We saw a lot of benefits to having an employee, specifically someone who is local. We’ve often worked with people outside of our state but having someone close by who can stop by for a quick meeting when you need, is super convenient! Here are a few things you want to think about before hiring an employee: You need a clear job description and a budget. And when you’ve set the budget, add some more dollars to it, because things like taxes also take a chunk out of your finances. Remember also that employees take a toll on your cash flow because unlike contractors whom you can pay on your company credit card (which gives you 45 days to pay), employees are paid out of your checking account which takes literal dollars. So, as a small business, you could easily run into a cash flow crisis. In returning to budget, you need to know how much you can spend on an employee in total. This includes more than what they get paid because having an employee involves other additional costs, such as a payroll provider fee and company taxes. You can add 10 to 20% on top of what you are going to pay that person. The other big consideration with employees is that they must get paid leave and you might even consider including health care or contributing to a 401(k). All these things cost you money. Different states also have different requirements as far as benefits are concerned, and so it might be best to consult with a CPA or human resource expert in your area.
Managing the Payroll Paperwork
There is a lot of paperwork when it comes to employees and human resources. This is where one of our regular sponsors, Gusto, really shines! Gusto is our payroll provider and they take care of a big part of the paperwork on your behalf. When something gets misfiled or there is confusion anywhere, you will have to call the state or the hotline, and this can be overwhelming. Think about this, if you are thinking about hiring an employee – there is no HR department that magically comes along. You have to actually then perform the HR function, and that takes time, which takes money. Since we got Gusto, we’ve had minimal issues with paperwork in this regard. We had some difficulty when Emylee moved to another state, because then different tax regulations applied, so be sure to stay on top of state requirements.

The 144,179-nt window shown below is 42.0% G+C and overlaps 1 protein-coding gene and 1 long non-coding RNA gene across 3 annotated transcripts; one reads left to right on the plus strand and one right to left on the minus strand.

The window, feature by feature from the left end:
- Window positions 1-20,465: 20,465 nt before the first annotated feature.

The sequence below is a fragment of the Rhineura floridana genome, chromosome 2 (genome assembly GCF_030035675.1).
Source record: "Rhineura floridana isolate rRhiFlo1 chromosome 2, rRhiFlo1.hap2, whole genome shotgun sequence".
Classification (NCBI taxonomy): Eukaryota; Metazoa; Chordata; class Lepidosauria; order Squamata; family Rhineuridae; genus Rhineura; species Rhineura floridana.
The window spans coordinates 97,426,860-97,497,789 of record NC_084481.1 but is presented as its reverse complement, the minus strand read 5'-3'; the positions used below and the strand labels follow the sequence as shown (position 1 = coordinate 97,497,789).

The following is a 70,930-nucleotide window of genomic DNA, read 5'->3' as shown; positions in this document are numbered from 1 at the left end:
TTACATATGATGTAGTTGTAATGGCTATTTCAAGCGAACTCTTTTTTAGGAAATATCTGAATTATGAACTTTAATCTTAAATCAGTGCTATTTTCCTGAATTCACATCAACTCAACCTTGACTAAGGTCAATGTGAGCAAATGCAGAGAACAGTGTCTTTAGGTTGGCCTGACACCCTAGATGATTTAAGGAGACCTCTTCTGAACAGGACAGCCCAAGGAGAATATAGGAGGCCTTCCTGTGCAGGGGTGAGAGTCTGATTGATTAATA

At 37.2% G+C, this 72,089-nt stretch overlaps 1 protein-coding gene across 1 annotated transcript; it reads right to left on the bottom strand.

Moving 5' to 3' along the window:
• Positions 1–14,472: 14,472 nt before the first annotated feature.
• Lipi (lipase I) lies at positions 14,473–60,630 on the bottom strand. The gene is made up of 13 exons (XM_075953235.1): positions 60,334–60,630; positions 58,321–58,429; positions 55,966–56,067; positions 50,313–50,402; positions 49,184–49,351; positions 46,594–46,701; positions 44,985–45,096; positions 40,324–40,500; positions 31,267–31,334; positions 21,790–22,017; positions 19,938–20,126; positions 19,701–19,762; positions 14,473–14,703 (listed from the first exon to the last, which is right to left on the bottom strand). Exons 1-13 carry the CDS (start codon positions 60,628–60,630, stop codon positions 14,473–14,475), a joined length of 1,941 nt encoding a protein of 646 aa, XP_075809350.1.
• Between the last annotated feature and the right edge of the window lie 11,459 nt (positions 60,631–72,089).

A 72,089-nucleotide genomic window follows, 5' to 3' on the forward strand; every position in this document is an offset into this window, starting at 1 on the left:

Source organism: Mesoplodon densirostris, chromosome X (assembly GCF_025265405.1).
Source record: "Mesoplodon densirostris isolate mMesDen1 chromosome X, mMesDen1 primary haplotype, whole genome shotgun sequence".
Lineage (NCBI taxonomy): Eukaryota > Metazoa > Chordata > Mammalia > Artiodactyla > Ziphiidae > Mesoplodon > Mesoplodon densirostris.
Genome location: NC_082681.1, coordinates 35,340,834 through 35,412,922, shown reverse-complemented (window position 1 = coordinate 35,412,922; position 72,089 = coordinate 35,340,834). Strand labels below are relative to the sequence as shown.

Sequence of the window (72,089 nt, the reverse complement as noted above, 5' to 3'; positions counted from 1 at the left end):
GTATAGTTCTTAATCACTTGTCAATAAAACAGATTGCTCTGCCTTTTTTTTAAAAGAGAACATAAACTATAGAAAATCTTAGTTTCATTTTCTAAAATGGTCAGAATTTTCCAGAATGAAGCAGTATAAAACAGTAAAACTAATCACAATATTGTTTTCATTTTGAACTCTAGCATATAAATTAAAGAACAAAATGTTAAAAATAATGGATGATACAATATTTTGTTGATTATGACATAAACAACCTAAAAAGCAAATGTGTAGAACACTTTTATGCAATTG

After You’ve Gone Through the Hiring Process
After you have established the job description, set the budget and got your paperwork in order, there are a few other things that may come up for you. While you can budget as best you can, just remember businesses like ours still experience fluctuation. The fluctuation that we weren’t necessarily prepared for was the discrepancy between different months: what is true this month no longer applies next month, so there is always a degree of risk and unpredictability involved. For the months that didn’t go as well as we planned, we could pay ourselves less and adjust what we took out of the business according to how well we did. But with an employee, you can’t do that. So, if you’ve had a tough month, having to pay that employee his or her full salary can really take its toll on your cash flow. What might be a really good idea is to have a bank account with six to twelve months of their salary sitting there in cash so that if anything were to happen, you have that buffer. If we had to draw a conclusion, we wouldn’t be able to say we choose contractors over employees or vice versa, both have their pros and cons. It’s about deciding what you are ready for financially.
The Difference Between a Contractor and an Employee. [0:02:37.1]
Things to Consider Before Hiring an Employee. [0:08:50.1]
Managing the Payroll Paperwork. [0:20:15.1]
After You’ve Gone Through the Hiring Process. [0:24:25.1]